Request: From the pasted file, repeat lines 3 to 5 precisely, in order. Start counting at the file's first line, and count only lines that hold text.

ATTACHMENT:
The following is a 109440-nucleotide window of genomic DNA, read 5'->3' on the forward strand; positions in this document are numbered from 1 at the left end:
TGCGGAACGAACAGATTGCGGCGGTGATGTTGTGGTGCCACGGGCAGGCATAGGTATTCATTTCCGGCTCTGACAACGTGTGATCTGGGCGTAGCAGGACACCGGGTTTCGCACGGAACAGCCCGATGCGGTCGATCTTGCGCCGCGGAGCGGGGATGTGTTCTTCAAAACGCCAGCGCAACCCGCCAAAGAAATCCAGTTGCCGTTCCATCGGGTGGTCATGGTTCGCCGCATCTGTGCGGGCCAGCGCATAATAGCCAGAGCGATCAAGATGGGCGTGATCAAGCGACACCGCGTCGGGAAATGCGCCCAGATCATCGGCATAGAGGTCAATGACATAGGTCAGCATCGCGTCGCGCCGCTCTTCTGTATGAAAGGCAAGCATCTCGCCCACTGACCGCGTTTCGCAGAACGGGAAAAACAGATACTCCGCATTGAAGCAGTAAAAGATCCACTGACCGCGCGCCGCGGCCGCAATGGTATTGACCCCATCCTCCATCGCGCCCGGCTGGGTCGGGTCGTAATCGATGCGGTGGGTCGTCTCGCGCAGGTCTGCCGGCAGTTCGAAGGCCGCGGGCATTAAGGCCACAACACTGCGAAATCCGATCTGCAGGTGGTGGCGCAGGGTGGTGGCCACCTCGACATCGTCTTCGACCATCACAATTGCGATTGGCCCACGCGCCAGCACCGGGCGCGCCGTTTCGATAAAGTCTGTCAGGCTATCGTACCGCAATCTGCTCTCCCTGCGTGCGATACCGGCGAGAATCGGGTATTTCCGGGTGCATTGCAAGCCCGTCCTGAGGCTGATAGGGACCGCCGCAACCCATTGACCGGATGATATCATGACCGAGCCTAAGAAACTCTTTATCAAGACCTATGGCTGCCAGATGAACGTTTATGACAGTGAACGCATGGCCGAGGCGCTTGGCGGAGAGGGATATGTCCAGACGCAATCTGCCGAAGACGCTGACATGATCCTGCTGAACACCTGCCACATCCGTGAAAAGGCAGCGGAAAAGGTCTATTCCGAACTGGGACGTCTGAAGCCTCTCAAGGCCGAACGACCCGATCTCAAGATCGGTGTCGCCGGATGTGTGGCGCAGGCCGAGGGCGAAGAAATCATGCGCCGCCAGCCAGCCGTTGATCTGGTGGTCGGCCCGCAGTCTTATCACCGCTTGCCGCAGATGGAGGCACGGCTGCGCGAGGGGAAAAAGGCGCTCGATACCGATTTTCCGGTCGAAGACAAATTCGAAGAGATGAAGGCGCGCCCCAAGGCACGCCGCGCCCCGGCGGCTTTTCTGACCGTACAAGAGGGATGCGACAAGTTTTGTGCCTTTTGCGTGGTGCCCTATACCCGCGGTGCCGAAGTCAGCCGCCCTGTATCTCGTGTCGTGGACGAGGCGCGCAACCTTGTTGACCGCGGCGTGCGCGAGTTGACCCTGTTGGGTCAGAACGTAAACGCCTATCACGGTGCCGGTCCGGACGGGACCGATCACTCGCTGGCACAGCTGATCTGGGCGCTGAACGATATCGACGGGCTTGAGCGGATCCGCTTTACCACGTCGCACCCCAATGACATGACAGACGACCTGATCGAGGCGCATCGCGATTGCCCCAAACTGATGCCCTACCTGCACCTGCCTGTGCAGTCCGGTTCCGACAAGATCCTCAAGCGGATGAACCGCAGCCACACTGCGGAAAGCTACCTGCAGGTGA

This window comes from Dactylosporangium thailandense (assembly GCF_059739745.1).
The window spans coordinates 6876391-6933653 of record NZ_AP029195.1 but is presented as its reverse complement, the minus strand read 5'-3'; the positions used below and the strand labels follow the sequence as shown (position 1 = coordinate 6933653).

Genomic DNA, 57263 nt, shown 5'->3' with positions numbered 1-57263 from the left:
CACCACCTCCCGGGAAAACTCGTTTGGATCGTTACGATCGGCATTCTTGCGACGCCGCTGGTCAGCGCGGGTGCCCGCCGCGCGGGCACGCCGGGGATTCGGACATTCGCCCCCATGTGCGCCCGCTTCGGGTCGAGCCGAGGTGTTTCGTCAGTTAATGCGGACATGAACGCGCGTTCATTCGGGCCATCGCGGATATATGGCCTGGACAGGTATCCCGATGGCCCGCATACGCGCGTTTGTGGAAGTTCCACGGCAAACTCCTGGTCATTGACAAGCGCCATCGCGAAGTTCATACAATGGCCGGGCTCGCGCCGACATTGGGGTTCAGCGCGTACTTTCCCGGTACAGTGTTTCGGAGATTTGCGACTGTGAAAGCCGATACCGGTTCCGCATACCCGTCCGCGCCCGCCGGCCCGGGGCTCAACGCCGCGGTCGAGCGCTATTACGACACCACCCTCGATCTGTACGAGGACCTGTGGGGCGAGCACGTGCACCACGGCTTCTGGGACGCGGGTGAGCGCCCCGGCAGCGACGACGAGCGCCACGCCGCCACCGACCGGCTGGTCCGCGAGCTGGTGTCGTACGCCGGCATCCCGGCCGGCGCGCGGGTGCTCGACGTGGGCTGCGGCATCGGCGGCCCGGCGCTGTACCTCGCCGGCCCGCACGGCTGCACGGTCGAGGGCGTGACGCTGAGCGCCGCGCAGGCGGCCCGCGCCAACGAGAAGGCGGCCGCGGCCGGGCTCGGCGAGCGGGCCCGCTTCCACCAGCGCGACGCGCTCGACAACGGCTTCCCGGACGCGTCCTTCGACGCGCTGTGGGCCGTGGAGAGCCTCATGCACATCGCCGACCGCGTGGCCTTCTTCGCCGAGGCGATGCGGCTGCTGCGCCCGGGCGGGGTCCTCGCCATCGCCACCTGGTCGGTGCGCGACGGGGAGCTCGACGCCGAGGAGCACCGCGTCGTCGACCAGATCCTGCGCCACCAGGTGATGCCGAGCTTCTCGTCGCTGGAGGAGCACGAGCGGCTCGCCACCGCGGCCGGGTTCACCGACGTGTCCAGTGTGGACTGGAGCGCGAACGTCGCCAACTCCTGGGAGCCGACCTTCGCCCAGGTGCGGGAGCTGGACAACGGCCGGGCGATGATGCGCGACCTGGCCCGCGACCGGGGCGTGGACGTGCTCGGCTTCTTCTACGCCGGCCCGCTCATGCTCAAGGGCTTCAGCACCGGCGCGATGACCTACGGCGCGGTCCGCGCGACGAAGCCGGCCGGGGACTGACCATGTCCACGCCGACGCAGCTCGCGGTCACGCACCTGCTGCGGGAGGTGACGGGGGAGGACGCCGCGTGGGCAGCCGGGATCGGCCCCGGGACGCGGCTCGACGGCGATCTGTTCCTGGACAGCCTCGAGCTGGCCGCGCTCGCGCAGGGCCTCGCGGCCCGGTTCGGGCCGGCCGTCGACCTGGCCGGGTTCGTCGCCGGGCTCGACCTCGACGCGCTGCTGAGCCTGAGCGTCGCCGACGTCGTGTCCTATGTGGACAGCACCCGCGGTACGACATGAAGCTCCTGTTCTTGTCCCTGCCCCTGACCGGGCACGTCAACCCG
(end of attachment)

This window comes from Dactylosporangium thailandense (assembly GCF_059739745.1).
The window spans coordinates 6876391-6933653 of record NZ_AP029195.1 but is presented as its reverse complement, the minus strand read 5'-3'; the positions used below and the strand labels follow the sequence as shown (position 1 = coordinate 6933653).

Genomic DNA, 57263 nt, shown 5'->3' with positions numbered 1-57263 from the left: